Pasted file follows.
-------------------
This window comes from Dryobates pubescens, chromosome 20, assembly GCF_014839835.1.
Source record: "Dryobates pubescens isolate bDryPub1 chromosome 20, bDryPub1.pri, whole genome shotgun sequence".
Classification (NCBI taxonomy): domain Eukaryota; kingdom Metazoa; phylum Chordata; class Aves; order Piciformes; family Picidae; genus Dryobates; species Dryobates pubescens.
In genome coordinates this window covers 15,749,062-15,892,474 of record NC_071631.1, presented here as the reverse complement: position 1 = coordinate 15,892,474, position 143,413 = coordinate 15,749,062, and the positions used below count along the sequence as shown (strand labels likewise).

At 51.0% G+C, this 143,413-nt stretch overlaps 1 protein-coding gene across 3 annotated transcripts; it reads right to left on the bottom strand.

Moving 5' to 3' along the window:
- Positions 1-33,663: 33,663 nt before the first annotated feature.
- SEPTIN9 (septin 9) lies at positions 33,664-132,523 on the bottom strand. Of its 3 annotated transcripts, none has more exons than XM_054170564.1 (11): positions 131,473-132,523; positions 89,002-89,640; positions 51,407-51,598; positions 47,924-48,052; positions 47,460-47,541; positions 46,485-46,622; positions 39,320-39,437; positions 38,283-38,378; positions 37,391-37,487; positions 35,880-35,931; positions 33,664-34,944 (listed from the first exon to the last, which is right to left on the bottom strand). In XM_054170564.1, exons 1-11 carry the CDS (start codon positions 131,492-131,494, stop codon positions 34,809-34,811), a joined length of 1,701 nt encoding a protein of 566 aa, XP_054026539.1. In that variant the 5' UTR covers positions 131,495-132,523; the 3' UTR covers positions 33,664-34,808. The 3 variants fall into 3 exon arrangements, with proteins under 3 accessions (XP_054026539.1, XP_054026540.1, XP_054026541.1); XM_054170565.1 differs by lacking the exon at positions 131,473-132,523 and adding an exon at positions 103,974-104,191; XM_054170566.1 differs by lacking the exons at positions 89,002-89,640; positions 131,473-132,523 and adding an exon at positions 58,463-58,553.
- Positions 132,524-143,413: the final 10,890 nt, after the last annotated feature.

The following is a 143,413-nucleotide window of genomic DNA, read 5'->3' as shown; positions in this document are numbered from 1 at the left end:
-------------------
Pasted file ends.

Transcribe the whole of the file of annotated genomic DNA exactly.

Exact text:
This window comes from Dryobates pubescens, chromosome 20, assembly GCF_014839835.1.
Source record: "Dryobates pubescens isolate bDryPub1 chromosome 20, bDryPub1.pri, whole genome shotgun sequence".
Classification (NCBI taxonomy): domain Eukaryota; kingdom Metazoa; phylum Chordata; class Aves; order Piciformes; family Picidae; genus Dryobates; species Dryobates pubescens.
In genome coordinates this window covers 15,749,062-15,892,474 of record NC_071631.1, presented here as the reverse complement: position 1 = coordinate 15,892,474, position 143,413 = coordinate 15,749,062, and the positions used below count along the sequence as shown (strand labels likewise).

At 51.0% G+C, this 143,413-nt stretch overlaps 1 protein-coding gene across 3 annotated transcripts; it reads right to left on the bottom strand.

Moving 5' to 3' along the window:
- Positions 1-33,663: 33,663 nt before the first annotated feature.
- SEPTIN9 (septin 9) lies at positions 33,664-132,523 on the bottom strand. Of its 3 annotated transcripts, none has more exons than XM_054170564.1 (11): positions 131,473-132,523; positions 89,002-89,640; positions 51,407-51,598; positions 47,924-48,052; positions 47,460-47,541; positions 46,485-46,622; positions 39,320-39,437; positions 38,283-38,378; positions 37,391-37,487; positions 35,880-35,931; positions 33,664-34,944 (listed from the first exon to the last, which is right to left on the bottom strand). In XM_054170564.1, exons 1-11 carry the CDS (start codon positions 131,492-131,494, stop codon positions 34,809-34,811), a joined length of 1,701 nt encoding a protein of 566 aa, XP_054026539.1. In that variant the 5' UTR covers positions 131,495-132,523; the 3' UTR covers positions 33,664-34,808. The 3 variants fall into 3 exon arrangements, with proteins under 3 accessions (XP_054026539.1, XP_054026540.1, XP_054026541.1); XM_054170565.1 differs by lacking the exon at positions 131,473-132,523 and adding an exon at positions 103,974-104,191; XM_054170566.1 differs by lacking the exons at positions 89,002-89,640; positions 131,473-132,523 and adding an exon at positions 58,463-58,553.
- Positions 132,524-143,413: the final 10,890 nt, after the last annotated feature.

The following is a 143,413-nucleotide window of genomic DNA, read 5'->3' as shown; positions in this document are numbered from 1 at the left end: